The Case of Dr. Samuel Sheppard
Who Killed Marilyn?
It's more than a century since Jack the Ripper stalked London slums, but nearly every year a new book purports to solve the crimes and reveal his identity.
The case of Marilyn Sheppard hasn't reached that stage yet, but it's getting there.
In April 2002 Bernard F. Conners, an FBI agent turned novelist, published Tailspin: the Strange Case of Major Call. In it he pins the Bay Village murder on James Call, an Air Force pilot who in 1954 deserted and embarked on a burglary spree across the nation.
Call had said he was prepared to kill anybody who got in his way, and on Aug. 5 he did kill a policeman who surprised him during a burglary in Lake Placid, N.Y.
Conners cites evidence that about the time of the Sheppard murder Call visited his sister in Mantua, Ohio, 30 miles southeast of downtown Cleveland. A woman from that town called police the day after the crime to report that on the day after the murder she had seen a man who matched the sketch of the "bushy-haired intruder" catching a bus out of town
The Sheppard murder fit Call's M.O. The crowbar he carried could have been the death weapon and the Luger he also carried could have made the bloody imprint on Marilyn's pillowcase. Fingerprints taken after his arrest for the Lake Placid murder indicated a recent injury to his forefinger that was similar to a bite mark. He was limping at the time (like Sheppard's description of the intruder) as the result of a recent injury. He smoked, which could explain the cigarette in the Sheppards' toilet. He could have taken Sheppard's T-shirt to replace his own bloody shirt.
Call did not have an alibi for the July 3-4 period. He said he had been alone on New York State's Adirondack Trail at the time.
What's more, Conners found Dr. Gervase Flick, who the day after the murder picked up a hitchhiker heading east from Ashtabula, Ohio. The man had blood on his shoes (from kicking a dead dog off the road, he said), asked if Flick had heard about the Sheppard murder and seemed intent on radio newscasts. In 1997 Flick picked out Call's photo as that of the hitchhiker.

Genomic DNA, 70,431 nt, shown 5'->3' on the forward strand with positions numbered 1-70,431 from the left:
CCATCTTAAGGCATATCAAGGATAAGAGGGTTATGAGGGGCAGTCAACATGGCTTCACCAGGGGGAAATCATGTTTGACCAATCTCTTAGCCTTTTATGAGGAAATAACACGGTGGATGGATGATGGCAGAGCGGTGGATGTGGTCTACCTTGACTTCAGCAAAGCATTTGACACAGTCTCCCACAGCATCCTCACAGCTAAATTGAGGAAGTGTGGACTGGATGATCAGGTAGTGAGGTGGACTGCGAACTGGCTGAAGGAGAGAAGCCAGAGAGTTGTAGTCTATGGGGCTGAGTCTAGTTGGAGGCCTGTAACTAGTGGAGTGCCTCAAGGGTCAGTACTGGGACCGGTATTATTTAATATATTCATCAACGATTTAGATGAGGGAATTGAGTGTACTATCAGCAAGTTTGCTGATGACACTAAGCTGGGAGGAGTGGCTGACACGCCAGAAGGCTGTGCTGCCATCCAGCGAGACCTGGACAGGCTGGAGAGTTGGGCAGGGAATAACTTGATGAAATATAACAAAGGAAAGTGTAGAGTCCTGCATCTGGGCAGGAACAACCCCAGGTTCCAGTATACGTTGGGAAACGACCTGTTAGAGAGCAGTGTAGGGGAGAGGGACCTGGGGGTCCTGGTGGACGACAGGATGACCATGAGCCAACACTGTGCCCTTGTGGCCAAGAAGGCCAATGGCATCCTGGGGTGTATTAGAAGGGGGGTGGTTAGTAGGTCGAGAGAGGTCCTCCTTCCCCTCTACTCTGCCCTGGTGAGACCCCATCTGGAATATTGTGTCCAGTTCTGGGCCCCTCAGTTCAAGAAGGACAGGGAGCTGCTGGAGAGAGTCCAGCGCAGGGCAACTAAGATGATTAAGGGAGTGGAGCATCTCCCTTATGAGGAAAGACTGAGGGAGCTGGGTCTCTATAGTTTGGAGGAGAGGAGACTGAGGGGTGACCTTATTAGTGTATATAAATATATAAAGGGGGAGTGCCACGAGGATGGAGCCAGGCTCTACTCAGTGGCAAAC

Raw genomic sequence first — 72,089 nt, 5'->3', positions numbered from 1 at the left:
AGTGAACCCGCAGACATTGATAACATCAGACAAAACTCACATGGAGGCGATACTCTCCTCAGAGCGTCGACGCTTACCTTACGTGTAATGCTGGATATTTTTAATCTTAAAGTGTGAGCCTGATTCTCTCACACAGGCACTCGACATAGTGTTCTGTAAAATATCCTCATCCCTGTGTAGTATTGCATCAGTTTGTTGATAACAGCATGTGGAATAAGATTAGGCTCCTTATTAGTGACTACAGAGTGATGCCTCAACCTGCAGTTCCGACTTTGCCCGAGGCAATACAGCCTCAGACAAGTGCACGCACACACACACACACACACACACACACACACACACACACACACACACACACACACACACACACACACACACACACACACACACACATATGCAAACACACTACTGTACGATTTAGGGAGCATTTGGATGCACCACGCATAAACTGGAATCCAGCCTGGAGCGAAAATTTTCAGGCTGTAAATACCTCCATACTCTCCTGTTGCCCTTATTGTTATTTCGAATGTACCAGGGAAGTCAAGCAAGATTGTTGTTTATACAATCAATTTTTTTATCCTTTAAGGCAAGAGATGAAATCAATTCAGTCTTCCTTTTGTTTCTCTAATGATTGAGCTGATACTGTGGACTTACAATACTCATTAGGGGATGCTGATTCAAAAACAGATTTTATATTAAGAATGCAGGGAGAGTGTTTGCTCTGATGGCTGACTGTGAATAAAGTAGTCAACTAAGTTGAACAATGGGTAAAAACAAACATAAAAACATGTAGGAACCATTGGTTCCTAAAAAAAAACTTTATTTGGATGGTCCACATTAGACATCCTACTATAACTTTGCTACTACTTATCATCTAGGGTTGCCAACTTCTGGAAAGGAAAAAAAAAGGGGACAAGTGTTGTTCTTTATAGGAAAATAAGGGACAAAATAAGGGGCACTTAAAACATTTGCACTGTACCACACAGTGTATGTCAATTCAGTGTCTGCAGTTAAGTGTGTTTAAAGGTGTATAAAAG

In September 2000 Conners found Richard and Betty Knitter, who had seen a bushy-haired man on Lake Rd. shortly before the murder but had been unable to identify him from a book of "mug shots." They identified Call's photo as "the closest resemblance to the man we saw as 'the bushy-haired man.' We were surprised when we saw the pictures and they were so much alike that it was amazing."
However, pictures of Call from the time that Conners reproduces do not show him with hair anywhere near as high as the three or four inches the Nickersons described. Dr. Flick said the hitchhiker he picked up had combed-back hair.
Despite many similarities, Conners cites no direct evidence tying Call to the crime.
At this late date, it appears impossible to prove somebody guilty of the crime beyond a reasonable doubt. In any event, all the suspects are dead; Call was killed in an auto accident in 1970.
That means murder fans are free to let their imaginations run wild. Conners' book — the second on the Sheppard case in six months — means the floor is open for nominations.